Given a binary tree, return the *postorder* traversal of its nodes’ values.

For example:

Given binary tree `{1,#,2,3}`

,

1 \ 2 / 3

return `[3,2,1]`

.

**Note:** Recursive solution is trivial, could you do it iteratively?

(Java Code on Github at the bottom of the post. )

My thoughts and solutions:

Well the recursive solution is indeed trivial but quite elegant. However, sometimes we may hit a stack overflow exception and that’s why we need the iterative version. To convert a recursive solution into an iterative one, we have to implement our own stack.

So what should we put in our own stack? Think about the recursive version. For example, for each node that does not satisfy the condition of the base case, the function immediately calls on itself with the current node’s left child (if it exists), leaving its right child (if it exists) and its current value unprocessed. So the items going to the stack are nodes that are not fully processed: either its left or right child has not been visited yet.

So the stack is for tree nodes, but we also need to know whether the children of each node have been visited. The original node class does not support this. One simple solution is to wrap the TreeNode class in another class and I call it NodeInfo (it is a private class inside the PostorderTraversal class) and we create a stack of NodeInfo:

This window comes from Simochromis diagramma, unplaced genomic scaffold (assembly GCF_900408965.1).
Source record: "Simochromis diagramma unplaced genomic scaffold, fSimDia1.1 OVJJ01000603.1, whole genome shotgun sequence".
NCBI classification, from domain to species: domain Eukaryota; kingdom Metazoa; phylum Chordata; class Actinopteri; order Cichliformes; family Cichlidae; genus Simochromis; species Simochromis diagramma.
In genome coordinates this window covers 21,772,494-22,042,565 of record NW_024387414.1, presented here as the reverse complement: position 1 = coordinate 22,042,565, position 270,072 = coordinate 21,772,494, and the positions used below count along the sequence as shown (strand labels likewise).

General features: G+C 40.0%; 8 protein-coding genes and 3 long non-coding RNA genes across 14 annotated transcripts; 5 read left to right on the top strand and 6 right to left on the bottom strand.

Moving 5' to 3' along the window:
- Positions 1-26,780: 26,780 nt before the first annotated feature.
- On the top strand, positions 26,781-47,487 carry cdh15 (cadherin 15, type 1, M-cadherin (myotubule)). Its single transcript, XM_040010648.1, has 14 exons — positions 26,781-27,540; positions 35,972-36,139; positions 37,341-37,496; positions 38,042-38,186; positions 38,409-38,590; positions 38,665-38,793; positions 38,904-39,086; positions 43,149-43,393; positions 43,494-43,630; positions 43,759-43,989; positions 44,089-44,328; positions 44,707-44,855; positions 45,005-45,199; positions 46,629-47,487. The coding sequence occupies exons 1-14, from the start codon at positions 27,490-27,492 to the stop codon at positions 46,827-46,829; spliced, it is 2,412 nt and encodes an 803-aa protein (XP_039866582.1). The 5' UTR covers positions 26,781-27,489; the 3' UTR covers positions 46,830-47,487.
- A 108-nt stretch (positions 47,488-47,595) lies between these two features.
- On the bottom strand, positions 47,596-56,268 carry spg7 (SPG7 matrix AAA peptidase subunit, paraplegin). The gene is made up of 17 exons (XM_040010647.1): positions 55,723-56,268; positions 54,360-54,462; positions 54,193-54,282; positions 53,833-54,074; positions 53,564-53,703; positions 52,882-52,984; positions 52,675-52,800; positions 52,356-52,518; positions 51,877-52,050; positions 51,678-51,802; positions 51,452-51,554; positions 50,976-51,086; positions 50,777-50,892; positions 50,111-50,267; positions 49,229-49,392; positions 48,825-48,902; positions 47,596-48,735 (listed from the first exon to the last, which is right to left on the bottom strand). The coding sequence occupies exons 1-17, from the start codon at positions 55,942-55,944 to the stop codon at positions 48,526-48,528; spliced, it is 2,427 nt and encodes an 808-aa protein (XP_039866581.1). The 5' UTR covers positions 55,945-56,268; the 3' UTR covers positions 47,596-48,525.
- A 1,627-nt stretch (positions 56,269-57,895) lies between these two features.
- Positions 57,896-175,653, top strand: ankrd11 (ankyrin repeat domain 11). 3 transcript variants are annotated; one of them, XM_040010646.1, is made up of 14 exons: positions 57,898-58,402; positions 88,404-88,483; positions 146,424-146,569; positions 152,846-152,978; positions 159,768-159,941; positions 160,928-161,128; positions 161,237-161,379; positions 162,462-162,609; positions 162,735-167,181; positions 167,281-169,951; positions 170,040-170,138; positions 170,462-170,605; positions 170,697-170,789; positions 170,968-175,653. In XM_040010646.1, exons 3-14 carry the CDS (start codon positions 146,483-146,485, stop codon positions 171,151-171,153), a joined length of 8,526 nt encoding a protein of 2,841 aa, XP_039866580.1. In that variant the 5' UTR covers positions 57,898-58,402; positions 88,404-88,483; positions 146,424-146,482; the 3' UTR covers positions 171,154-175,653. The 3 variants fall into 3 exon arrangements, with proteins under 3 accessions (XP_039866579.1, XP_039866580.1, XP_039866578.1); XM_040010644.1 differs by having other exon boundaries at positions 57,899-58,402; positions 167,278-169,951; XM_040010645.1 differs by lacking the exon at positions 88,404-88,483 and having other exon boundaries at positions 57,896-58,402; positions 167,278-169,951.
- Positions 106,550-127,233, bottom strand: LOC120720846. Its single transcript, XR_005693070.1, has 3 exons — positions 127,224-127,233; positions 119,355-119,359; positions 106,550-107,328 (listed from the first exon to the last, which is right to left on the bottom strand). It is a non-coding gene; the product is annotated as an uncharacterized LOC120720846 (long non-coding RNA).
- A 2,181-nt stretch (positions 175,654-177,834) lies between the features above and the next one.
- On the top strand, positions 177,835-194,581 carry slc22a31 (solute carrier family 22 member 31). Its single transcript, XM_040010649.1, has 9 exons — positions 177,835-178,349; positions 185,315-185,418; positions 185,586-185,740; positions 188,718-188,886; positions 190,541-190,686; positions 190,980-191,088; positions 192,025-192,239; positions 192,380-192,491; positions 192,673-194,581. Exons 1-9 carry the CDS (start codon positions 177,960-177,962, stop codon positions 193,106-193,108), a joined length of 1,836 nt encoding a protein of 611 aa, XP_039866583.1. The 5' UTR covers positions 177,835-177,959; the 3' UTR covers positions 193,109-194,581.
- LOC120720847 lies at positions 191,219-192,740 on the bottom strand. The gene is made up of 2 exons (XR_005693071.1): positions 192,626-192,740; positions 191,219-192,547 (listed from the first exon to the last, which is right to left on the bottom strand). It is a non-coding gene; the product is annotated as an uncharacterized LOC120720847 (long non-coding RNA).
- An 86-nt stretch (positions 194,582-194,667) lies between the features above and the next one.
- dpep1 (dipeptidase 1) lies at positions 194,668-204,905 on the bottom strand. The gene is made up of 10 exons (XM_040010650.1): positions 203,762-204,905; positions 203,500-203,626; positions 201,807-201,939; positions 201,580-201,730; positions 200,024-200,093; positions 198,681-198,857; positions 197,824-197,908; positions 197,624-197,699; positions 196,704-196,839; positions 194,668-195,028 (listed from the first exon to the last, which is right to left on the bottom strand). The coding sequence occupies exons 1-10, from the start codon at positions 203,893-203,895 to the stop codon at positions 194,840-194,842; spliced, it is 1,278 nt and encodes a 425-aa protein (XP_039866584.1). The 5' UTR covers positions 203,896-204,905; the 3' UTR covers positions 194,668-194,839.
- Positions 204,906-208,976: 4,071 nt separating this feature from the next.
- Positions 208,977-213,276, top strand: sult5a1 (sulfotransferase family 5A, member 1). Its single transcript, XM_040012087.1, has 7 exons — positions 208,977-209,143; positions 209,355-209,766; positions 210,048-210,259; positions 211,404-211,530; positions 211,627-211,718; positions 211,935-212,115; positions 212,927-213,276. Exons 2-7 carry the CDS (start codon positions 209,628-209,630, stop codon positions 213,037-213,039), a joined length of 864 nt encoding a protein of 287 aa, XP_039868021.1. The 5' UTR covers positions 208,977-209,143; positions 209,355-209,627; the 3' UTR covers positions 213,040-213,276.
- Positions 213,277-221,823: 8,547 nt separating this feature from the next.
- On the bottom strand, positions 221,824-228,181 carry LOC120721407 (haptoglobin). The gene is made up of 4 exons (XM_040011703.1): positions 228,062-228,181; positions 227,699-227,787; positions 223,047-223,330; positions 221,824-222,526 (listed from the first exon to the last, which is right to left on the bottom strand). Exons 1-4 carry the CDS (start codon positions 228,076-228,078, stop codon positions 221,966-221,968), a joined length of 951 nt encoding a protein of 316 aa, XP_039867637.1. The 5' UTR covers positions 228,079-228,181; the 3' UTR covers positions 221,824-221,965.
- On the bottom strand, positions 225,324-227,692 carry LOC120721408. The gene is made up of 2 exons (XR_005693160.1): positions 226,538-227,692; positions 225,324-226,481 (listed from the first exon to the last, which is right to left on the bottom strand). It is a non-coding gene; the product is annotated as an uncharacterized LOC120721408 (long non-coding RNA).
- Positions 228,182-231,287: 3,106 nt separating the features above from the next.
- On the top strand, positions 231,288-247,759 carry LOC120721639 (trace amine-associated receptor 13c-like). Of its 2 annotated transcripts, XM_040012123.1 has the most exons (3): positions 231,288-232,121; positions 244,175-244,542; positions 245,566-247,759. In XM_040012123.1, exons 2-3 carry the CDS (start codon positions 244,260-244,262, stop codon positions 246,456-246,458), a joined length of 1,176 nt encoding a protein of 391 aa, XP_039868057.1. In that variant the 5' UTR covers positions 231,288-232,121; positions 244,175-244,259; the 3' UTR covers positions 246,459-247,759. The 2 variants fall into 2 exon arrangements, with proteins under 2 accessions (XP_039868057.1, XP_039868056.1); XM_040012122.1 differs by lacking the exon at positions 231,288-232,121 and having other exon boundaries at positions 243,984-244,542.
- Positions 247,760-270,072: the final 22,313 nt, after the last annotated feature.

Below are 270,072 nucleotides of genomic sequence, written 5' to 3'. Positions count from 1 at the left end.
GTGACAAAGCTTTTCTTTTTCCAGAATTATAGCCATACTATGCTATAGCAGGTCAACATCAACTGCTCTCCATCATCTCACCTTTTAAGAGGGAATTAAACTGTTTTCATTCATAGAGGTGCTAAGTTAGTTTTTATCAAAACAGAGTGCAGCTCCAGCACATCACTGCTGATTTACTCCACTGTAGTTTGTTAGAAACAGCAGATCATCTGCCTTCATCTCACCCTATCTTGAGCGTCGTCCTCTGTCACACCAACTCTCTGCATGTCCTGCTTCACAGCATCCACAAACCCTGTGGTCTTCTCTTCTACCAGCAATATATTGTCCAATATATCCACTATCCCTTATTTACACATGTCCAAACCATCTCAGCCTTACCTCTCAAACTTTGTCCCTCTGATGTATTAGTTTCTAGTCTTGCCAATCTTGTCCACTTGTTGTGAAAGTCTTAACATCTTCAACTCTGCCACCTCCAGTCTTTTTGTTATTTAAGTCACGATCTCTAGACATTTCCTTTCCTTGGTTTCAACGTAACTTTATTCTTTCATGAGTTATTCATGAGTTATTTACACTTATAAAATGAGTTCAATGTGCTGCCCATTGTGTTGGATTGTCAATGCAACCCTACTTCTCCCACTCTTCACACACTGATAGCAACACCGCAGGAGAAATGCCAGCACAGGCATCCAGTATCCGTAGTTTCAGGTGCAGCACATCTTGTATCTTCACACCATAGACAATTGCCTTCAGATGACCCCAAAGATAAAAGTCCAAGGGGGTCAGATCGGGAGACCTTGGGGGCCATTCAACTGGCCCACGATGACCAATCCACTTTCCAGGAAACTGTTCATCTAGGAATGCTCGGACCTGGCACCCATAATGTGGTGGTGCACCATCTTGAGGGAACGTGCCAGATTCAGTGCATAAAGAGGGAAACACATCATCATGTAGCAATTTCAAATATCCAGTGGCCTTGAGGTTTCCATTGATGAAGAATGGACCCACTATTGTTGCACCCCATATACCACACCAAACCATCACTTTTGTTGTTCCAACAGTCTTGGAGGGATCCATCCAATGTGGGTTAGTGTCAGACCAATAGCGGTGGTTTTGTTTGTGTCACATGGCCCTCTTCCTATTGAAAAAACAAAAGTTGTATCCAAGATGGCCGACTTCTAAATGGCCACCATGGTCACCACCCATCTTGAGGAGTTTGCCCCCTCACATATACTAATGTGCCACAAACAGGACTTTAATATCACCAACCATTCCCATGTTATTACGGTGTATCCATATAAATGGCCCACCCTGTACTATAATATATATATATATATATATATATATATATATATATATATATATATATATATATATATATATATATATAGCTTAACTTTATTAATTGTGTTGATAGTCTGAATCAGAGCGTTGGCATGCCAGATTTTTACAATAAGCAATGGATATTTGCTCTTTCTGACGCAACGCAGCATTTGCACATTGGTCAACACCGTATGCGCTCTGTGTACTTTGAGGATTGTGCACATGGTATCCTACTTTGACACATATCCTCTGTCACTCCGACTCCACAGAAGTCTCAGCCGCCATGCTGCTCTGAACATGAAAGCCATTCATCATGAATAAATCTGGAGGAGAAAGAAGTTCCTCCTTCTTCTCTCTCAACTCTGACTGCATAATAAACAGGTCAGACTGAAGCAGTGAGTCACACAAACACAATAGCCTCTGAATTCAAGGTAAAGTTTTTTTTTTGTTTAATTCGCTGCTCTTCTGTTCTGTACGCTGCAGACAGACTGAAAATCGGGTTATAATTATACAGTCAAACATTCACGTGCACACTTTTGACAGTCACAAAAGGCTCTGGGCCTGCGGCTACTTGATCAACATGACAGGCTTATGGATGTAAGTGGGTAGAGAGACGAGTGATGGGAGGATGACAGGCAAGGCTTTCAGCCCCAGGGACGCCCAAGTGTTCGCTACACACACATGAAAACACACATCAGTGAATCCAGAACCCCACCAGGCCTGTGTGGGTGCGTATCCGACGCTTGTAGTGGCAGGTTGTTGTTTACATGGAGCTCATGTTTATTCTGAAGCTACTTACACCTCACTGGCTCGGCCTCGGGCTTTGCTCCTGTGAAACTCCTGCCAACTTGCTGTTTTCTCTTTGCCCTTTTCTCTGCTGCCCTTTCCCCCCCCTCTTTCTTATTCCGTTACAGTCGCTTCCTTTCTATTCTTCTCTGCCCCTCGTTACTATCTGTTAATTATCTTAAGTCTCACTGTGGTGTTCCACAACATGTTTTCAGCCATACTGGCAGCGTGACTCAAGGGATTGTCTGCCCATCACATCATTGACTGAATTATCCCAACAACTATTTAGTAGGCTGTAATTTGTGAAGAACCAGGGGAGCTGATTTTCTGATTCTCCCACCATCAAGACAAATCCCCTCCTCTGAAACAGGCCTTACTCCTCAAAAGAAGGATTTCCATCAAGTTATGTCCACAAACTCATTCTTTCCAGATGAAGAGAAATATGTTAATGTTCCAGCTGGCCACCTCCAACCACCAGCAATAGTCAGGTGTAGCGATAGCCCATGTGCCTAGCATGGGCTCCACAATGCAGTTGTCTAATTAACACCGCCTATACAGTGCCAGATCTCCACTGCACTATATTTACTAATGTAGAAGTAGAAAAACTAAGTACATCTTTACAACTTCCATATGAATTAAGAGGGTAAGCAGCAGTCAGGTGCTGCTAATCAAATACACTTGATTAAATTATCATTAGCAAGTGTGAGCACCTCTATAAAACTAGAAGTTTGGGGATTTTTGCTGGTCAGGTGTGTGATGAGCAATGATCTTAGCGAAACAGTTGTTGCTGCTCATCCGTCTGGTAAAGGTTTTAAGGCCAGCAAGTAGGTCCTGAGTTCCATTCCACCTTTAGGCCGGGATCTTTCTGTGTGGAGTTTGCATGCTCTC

/** * Definition for binary tree * public class TreeNode { * int val; * TreeNode left; * TreeNode right; * TreeNode(int x) { val = x; } * } */ private class NodeInfo{ TreeNode node; boolean isLeftVisited; boolean isRightVisited; public NodeInfo(TreeNode node){ this.node = node; isLeftVisited = false; isRightVisited = false; if(node.left == null) isLeftVisited = true; if(node.right == null) isRightVisited = true; } }

OK, how does this work? Remember that for post order traversal, it has the following order:

- Visit left subtree
- Visit right subtree
- Visit current node

So we can push our root wrapped in NodeInfo object to the stack. Then, as long as the stack is not empty:

- we peek at the top node.
- if the node has left child and it is not visited, set isLeftVisited to true and visitSubtree(left)
- else if the node has right child and it is not visited, set isRightVisited to true and visitSubtree(right)
- else if both children are visited, pop the top node and add its value to an ArrayList solution.

How do we visit the subtree?

while the node is not a leaf:

- push itself to the stack
- if it has unvisited left child, set isLeftVisited to true and point itself to its left child
- else if it has unvisited right child, set isRightVisited to true and point itself to its right child

When the loop ends, the node should point to a leaf node so just add its value to the ArrayList solution.

I had trouble at first worrying about visiting only one side of a node in the loop, like we are missing them. But then I realized that all nodes with unvisited children are push to the stack along the way to the leaves so no worries.

Code on github: